Just today I discovered “Follow My Vote” which is a strange name but it’s almost the same concept as OpenVote.World except that it does not use a Live Operating system and I can’t tell for sure, but it seems like the whole project got shelved. However, they did create a really nice Open Source code for the actual voting software.

You can see a video of how it works here…

If anyone knows how to do this, I think it would be a great experiment to install this software into a TAILS disk and see if it can be made to work as a rough draft sort of LIVE operating system.
Then we could start adding pieces to the puzzle - like code signing.


If the software is checking itself, then you cannot trust that the check routine will not also be corrupted. You cannot trust that it is actually computing the SHA512 of its own code and not just pretending to and spitting out the answer that matches the SHA512 of the correct code.

You cannot trust any code that you did not write absolutely on your own.


Thanks. I do appreciate your attention to this. And of course I appreciate your real-world experience.

It would be nice if you could mix in a little bit of creative problem solving at the same time because, while I do appreciate your ability to see when things WON’T work, the most helpful thing you could do would be to tell me how it COULD be made to work.

With that in mind… Ok so you can’t have the program check itself.
I think we COULD make a set of boxes open up at the top of the software and have each of the checksum numbers automatically populate the boxes. Then there could either be a secondary bit of software that sets off an alarm when the two don’t match, or the User could be told to only use the software if the two numbers match.

Would something like that work?


To be clear, the verification-on-boot is done by the plugin software; the java runtime environment. So you’d have to make sure that isn’t compromised.

I’m leaning towards a browser-based system - where the business logic and security and validation is on the server side. And there’s education to the voter about how to make sure they’re on the right site. Like has.

QR codes:
Yes a blockchain account can use a QR code for signing. They already do this for bitcoin ATM machines.

Identity storage:
I’m thinking it would work much like a bank does: they validate your identify, and store the records (photo, etc.). And they sign off that it’s been validated, so it’s on them. In this scenario they’d actually digitally (cryptographically) sign. so they’d act as an “intermediate certificate authority” for identity verification.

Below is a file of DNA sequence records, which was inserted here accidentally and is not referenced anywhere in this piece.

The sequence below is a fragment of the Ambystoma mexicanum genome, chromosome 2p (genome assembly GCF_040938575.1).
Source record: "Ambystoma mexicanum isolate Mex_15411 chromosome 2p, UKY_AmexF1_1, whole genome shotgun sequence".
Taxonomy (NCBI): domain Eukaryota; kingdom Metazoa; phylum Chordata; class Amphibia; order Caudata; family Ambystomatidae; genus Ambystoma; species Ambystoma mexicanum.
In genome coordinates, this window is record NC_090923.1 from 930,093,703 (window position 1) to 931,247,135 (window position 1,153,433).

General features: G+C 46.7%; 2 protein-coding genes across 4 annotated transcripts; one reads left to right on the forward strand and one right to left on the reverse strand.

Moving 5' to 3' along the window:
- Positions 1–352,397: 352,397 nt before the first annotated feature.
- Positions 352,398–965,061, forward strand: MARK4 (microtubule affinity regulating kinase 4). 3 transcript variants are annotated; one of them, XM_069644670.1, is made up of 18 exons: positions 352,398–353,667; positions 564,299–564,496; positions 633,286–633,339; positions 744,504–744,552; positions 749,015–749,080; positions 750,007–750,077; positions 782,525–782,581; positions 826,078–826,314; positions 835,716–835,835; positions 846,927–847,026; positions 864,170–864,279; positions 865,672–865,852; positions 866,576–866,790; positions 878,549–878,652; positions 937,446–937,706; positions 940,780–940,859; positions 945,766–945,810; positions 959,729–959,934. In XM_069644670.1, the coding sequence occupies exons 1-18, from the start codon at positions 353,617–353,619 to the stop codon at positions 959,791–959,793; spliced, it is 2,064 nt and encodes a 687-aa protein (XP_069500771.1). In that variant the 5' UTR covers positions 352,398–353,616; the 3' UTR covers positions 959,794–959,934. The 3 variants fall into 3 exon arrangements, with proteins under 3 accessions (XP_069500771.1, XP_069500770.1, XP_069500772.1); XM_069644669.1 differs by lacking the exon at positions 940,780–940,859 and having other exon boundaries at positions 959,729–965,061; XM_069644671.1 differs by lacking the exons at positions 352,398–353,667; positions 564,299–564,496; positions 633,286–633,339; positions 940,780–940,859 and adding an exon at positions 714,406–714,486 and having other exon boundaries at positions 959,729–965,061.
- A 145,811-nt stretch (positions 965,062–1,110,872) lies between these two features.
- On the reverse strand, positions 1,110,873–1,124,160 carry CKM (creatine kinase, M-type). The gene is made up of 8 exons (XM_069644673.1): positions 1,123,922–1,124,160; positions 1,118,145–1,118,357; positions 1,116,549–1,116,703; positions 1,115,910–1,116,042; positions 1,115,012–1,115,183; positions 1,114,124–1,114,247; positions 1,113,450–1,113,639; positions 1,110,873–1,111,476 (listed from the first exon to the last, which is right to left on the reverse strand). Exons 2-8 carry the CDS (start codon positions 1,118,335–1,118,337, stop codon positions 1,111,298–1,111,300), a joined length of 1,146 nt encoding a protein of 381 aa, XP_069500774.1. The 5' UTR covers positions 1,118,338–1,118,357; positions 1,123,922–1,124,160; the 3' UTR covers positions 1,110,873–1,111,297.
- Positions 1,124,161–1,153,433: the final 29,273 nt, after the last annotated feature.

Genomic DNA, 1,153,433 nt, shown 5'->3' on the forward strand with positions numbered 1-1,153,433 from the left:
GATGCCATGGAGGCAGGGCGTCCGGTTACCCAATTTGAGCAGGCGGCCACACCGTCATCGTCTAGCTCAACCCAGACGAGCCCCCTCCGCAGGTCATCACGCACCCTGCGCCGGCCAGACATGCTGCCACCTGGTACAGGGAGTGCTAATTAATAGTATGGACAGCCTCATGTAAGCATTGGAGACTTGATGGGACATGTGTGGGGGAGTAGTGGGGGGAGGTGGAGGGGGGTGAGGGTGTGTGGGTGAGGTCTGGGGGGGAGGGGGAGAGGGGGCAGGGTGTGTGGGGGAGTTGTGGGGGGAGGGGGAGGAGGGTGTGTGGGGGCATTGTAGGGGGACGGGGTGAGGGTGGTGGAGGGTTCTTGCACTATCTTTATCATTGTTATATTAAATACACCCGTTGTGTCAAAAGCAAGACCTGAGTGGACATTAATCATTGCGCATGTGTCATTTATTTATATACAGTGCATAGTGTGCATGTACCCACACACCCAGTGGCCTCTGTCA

So it’s kind of like website identities are confirmed in https, except instead of websites, its people.

The PolyMath blockchain start up is very focused on the identity part - satisfying KYC/AML (know your customer anti-money laundering) legal requirements. IMO, these are all essentially the same problem (bank account registration/polymath/https/voter registration)


the program isn’t checking itself. in the specific example i gave, the java runtime environment, written by Oracle, is doing the checking. This has to be installed by a system admin and the presumption is that they are knowledgeable enough and responsible enough to confirm the authenticity of the source of the download, and in any case they are accountable.


Again, that’s assuming that the Live disk/USB that you’re using is an uncorrupted version, rather than a replacement. Unless you create it yourself, based on code you examined yourself, how do you know that it’s the right program?

Hell, I imagine that the easiest way to do this would be to create a Live program that is the real code, with just an overlay, so that the malware is working on the physical machine, and the legit Live code is working on the virtual machine the malware creates, the MITM happening in that hand-off.

And yes, it’s pretty clear that this would be limited to physical attacks, but a physical attack at an internet cafe, or at a Library, or by handing out pre-burnt CD’s/USB at Universities or through “Known Good” organizations (such as LWV, etc) could make meaningful impacts on elections…